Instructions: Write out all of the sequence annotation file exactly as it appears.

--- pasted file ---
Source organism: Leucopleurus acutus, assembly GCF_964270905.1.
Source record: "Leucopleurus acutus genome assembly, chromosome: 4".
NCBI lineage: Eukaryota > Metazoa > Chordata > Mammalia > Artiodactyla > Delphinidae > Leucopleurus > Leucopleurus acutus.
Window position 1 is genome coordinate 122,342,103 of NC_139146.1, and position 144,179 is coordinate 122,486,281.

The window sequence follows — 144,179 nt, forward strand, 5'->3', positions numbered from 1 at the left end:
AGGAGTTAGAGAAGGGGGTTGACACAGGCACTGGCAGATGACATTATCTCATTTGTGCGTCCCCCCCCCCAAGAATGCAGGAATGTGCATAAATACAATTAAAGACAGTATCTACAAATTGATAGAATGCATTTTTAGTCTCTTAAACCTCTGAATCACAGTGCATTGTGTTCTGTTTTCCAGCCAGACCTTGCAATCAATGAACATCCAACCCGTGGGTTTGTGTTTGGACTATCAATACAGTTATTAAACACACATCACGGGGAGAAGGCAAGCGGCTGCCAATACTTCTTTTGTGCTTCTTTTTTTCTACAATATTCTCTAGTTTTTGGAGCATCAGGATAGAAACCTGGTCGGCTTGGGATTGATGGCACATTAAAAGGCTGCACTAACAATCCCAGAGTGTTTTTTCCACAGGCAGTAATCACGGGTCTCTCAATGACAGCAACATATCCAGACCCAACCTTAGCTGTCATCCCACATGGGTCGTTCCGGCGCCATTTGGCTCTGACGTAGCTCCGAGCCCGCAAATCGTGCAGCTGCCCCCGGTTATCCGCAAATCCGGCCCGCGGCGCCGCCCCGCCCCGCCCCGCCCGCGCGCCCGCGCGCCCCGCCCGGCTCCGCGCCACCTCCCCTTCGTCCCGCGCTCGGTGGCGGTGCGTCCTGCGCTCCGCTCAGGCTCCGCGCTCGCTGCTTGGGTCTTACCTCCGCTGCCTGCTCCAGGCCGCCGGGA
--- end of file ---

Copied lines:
Source organism: Leucopleurus acutus, assembly GCF_964270905.1.
Source record: "Leucopleurus acutus genome assembly, chromosome: 4".
NCBI lineage: Eukaryota > Metazoa > Chordata > Mammalia > Artiodactyla > Delphinidae > Leucopleurus > Leucopleurus acutus.
Window position 1 is genome coordinate 122,342,103 of NC_139146.1, and position 144,179 is coordinate 122,486,281.

The window sequence follows — 144,179 nt, forward strand, 5'->3', positions numbered from 1 at the left end:
AGGAGTTAGAGAAGGGGGTTGACACAGGCACTGGCAGATGACATTATCTCATTTGTGCGTCCCCCCCCCCAAGAATGCAGGAATGTGCATAAATACAATTAAAGACAGTATCTACAAATTGATAGAATGCATTTTTAGTCTCTTAAACCTCTGAATCACAGTGCATTGTGTTCTGTTTTCCAGCCAGACCTTGCAATCAATGAACATCCAACCCGTGGGTTTGTGTTTGGACTATCAATACAGTTATTAAACACACATCACGGGGAGAAGGCAAGCGGCTGCCAATACTTCTTTTGTGCTTCTTTTTTTCTACAATATTCTCTAGTTTTTGGAGCATCAGGATAGAAACCTGGTCGGCTTGGGATTGATGGCACATTAAAAGGCTGCACTAACAATCCCAGAGTGTTTTTTCCACAGGCAGTAATCACGGGTCTCTCAATGACAGCAACATATCCAGACCCAACCTTAGCTGTCATCCCACATGGGTCGTTCCGGCGCCATTTGGCTCTGACGTAGCTCCGAGCCCGCAAATCGTGCAGCTGCCCCCGGTTATCCGCAAATCCGGCCCGCGGCGCCGCCCCGCCCCGCCCCGCCCGCGCGCCCGCGCGCCCCGCCCGGCTCCGCGCCACCTCCCCTTCGTCCCGCGCTCGGTGGCGGTGCGTCCTGCGCTCCGCTCAGGCTCCGCGCTCGCTGCTTGGGTCTTACCTCCGCTGCCTGCTCCAGGCCGCCGGGA